January 5, 1502: A deal is a deal, with Columbus’s most prized possession

January 5, 2016

Who can you trust, if not the king and queen?

Columbus feared that King Ferdinand and Queen Isabella would not honor pledges they had made to him as recompense and honor for his great work of discovery on their behalf.  Before his final voyage, he assembled a legal document showing those promises made to him, and his work for Spain.

This illustrates, once again, the human dimension of the great drama of the age of exploration, of Columbus’s stumbling on to the America’s in his efforts to get to China.

The Library of Congress and the History Channel team up again to show off these grand snippets of history:

On January 5, 1502, prior to his fourth and final voyage to America, Columbus gathered several judges and notaries in his home in Seville. The purpose? To have them authorize copies of his archival collection of original documents through which Isabel and Fernando had granted titles, revenues, powers and privileges to Columbus and his descendants. These 36 documents are popularly called “Columbus’ Book of Privileges.” Four copies of his “Book” existed in 1502, three written on vellum and one on paper. The Library’s copy, one of the three on vellum, has a unique paper copy of the Papal Bull Dudum siquidem of September 26, 1493, which extended the Spanish claim for future explorations.

513 years ago today.

Parts of Christopher Columbus’s journals parked for a visit to Dallas, through January 3, at the Meadows Museum on the campus of Southern Methodist University. When we visited, the exhibits were not crowded. Who cares about ancient history today? Not enough.

Borrowed with permission from Mr. Darrell’s Wayback Machine. This has also appeared at Millard Fillmore’s Bathtub before.


Unintentional bogus history: Archduke Ferdinand assassinated! British lead assault on Damascus!

June 30, 2014

Santayana said it:  Those who don’t remember history, yada, yada, yada.

It almost turned Dada-esque over the weekend, when a Syrian television editor mistook a “history-as-it-happened” Twitter feed for actual events.

One reason to learn history, I tell students, is so that you cannot be jived by politicians and others who wish to persuade you falsely.  Add to that:  So you won’t be suckered by false news reports when you’re at the editor’s desk.

I wonder how many hoaxes get started this way?

Is that today's newspaper? Toronto Daily Star, June 29, 1914. Not today's edition.

Is that today’s newspaper? Toronto Daily Star, June 29, 1914. Not today’s edition.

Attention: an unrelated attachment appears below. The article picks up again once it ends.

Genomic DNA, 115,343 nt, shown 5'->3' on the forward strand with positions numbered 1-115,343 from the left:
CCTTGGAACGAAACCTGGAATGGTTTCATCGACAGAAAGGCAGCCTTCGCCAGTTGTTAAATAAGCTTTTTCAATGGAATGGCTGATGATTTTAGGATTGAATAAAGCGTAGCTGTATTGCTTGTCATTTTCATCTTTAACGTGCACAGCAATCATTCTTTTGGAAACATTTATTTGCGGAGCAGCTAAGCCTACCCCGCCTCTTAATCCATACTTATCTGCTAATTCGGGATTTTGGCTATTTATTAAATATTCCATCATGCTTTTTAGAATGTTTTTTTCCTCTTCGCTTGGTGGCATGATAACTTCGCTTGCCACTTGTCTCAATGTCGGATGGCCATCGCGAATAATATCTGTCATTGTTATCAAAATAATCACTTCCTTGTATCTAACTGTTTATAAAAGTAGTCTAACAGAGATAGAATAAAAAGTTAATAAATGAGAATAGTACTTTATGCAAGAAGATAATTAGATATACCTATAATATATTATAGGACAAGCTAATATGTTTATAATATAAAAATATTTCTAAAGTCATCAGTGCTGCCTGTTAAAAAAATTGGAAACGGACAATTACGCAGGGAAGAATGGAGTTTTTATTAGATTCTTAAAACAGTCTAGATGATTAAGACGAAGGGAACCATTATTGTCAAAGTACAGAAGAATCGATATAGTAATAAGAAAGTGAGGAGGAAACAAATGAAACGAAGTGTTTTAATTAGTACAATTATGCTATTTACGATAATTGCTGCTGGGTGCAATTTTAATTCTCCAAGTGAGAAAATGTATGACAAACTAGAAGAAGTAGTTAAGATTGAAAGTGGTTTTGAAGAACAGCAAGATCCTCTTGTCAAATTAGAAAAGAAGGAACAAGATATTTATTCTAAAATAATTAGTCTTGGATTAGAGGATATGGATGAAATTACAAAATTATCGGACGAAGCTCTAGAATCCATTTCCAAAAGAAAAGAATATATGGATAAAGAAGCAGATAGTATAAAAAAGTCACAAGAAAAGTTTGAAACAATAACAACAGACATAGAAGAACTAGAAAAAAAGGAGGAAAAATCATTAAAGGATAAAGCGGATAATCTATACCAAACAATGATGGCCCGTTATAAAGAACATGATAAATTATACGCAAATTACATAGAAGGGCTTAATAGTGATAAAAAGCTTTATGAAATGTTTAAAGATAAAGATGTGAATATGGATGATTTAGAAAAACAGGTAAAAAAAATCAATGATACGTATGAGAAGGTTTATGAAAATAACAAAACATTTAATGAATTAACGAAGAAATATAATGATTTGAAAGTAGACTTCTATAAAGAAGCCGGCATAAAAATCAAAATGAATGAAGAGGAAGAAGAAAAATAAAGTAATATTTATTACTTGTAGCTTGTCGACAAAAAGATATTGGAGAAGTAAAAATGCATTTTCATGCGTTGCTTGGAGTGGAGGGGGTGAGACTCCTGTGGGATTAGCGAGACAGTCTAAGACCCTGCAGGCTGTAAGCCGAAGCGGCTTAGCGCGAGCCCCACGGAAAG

January 5, 1502: A deal is a deal, with Columbus’s most prized possession

January 5, 2014

Who can you trust, if not the king and queen?

Columbus feared that King Ferdinand and Queen Isabella would not honor pledges they had made to him as recompense and honor for his great work of discovery on their behalf.  Before his final voyage, he assembled a legal document showing those promises made to him, and his work for Spain.

This illustrates, once again, the human dimension of the great drama of the age of exploration, of Columbus’s stumbling on to the America’s in his efforts to get to China.

The Library of Congress and the History Channel team up again to show off these grand snippets of history:

On January 5, 1502, prior to his fourth and final voyage to America, Columbus gathered several judges and notaries in his home in Seville. The purpose? To have them authorize copies of his archival collection of original documents through which Isabel and Fernando had granted titles, revenues, powers and privileges to Columbus and his descendants. These 36 documents are popularly called “Columbus’ Book of Privileges.” Four copies of his “Book” existed in 1502, three written on vellum and one on paper. The Library’s copy, one of the three on vellum, has a unique paper copy of the Papal Bull Dudum siquidem of September 26, 1493, which extended the Spanish claim for future explorations.

512 years ago today.

Borrowed with permission from Mr. Darrell’s Wayback Machine. This has also appeared at Millard Fillmore’s Bathtub before.


Bering land bridge in autumn

September 23, 2013

World and U.S. history classes should be long past this point, but the photo just recently surfaced:

Bering Land Bridge National Preserve, Department of Interior